The bees do it. The birds do it. What's to learn?
Doing what comes naturally at age 25 doesn't always work at age 70. Men may have trouble keeping an erection. Women may have vaginal dryness. Illness and medication can affect your sex drive and performance.
This doesn't mean your sex life is over at age 60, 70, or even 80. It may just be time for a refresher course. Being older and wiser comes with new sexual issues. Intimacy can still be thrilling and wonderful. You may need to make some changes, though, such as more foreplay.
One of biggest obstacles in sexual health is that many people avoid the subject. You may not ask for help because you are embarrassed. It's OK to ask your doctor questions about sex and age-related changes. A healthy sex life adds to your overall well-being.
Rx for sex
Many couples have problems with sex at some point. The problem can be physical or emotional. But changes in sexual health are so common that they're only considered a problem if they bother you or your partner. What's normal at one point in your life may not be later on. And what's normal for one couple may not be for another.
But if sexual issues are affecting your relationship, a medical exam is a good first step. Your doctor may be able to help you right away. Changing a blood pressure medicine may allow a man to have erections again. Vaginal cream may do away with a woman's pain during intercourse.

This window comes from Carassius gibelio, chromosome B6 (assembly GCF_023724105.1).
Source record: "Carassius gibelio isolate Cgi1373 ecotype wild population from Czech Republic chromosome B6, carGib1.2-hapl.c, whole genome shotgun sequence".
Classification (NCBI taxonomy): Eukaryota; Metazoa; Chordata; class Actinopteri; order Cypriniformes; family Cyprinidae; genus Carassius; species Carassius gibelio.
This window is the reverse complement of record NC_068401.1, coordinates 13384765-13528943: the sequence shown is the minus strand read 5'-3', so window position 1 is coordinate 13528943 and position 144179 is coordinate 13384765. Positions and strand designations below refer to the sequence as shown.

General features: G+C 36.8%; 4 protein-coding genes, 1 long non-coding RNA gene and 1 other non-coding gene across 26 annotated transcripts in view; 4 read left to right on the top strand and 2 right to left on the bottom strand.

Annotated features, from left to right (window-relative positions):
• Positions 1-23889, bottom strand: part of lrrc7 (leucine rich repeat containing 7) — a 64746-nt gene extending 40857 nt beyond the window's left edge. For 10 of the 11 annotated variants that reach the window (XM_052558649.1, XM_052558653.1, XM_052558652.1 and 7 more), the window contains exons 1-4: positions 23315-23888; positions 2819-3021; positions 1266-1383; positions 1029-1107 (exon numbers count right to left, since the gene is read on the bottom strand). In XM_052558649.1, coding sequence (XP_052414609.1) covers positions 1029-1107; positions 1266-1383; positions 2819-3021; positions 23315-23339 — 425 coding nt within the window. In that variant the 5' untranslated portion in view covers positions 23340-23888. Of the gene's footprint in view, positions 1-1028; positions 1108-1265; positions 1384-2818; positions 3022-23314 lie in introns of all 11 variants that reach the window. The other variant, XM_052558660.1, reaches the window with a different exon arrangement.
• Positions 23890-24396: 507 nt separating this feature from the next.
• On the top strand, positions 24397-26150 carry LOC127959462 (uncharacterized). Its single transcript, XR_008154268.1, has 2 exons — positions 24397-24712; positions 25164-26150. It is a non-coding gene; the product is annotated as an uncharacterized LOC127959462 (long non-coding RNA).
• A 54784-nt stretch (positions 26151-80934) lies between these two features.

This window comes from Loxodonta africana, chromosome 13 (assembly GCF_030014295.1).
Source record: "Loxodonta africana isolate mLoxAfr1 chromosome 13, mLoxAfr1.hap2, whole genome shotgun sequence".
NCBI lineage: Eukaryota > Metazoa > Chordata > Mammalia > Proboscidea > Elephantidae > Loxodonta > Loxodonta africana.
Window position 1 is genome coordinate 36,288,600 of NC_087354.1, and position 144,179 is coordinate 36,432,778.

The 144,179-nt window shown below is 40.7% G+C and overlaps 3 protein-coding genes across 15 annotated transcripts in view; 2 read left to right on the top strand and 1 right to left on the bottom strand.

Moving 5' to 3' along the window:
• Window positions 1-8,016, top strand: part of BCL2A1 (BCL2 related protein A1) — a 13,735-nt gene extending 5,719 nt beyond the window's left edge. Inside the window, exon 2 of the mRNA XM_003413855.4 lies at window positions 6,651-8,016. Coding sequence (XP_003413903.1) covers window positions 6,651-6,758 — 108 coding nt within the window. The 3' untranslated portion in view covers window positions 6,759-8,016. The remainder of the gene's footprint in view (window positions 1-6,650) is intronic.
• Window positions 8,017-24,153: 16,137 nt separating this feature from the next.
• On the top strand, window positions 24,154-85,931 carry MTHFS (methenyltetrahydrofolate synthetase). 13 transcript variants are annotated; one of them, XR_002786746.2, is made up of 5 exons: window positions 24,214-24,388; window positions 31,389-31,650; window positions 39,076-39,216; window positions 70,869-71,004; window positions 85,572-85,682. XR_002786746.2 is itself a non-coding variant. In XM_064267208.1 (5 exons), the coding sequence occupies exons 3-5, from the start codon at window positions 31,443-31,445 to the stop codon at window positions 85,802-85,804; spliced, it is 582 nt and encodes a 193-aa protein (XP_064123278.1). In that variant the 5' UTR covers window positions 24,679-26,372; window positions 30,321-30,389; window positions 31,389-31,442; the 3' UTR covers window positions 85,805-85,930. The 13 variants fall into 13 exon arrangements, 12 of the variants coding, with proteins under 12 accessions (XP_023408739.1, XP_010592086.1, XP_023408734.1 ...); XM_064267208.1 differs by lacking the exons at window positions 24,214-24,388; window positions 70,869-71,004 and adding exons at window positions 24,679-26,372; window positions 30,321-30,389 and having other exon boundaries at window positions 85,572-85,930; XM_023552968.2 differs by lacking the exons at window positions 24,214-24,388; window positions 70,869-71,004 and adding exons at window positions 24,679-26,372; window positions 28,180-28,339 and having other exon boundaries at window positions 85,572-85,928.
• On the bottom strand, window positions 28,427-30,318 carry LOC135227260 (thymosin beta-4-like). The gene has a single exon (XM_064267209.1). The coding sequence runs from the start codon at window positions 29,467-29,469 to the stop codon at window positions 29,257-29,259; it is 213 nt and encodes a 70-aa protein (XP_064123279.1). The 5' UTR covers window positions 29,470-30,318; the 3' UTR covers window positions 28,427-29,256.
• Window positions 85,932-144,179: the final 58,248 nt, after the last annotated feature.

In other cases, your doctor may order lab tests to look for other conditions. Impotence could stem from diabetes or heart problems, for instance. Hormonal changes can cause you to lose desire. In some cases, your doctor may refer you to a mental health counselor or marriage and family therapist.
Treatment for sexual problems can involve:
- Education, such as learning new positions to adjust for arthritis
- Medications that treat impotence, vaginal dryness, or hormonal changes
- Different sexual activities, such as masturbation, massage, or fantasy
- Counseling for emotional problems
- Exercise to increase strength and flexibility
- Surgery, which can help some conditions
Depression and anxiety can affect your performance. Therapy can help treat these conditions. Resolving any marital conflicts may also improve your sex life. If you don't have a partner, a therapist can help you find other ways to be close to people. And remember that sexually transmitted diseases can occur at any age, so always practice safe sex.
Aging doesn't take away the desire for closeness or sensuality. Enjoying physical intimacy never gets old.
Created on 07/03/2007
Updated on 03/02/2011
- American College of Obstetricians and Gynecologists. When sex is painful.
- North American Menopause Society. Fixes for a stalled sex life.
- University of Michigan Geriatrics Center. The sex matters clinic - Q&A.
- National Institute on Aging. Sexuality in later life.
- American Psychological Association. Treatment for sexual problems.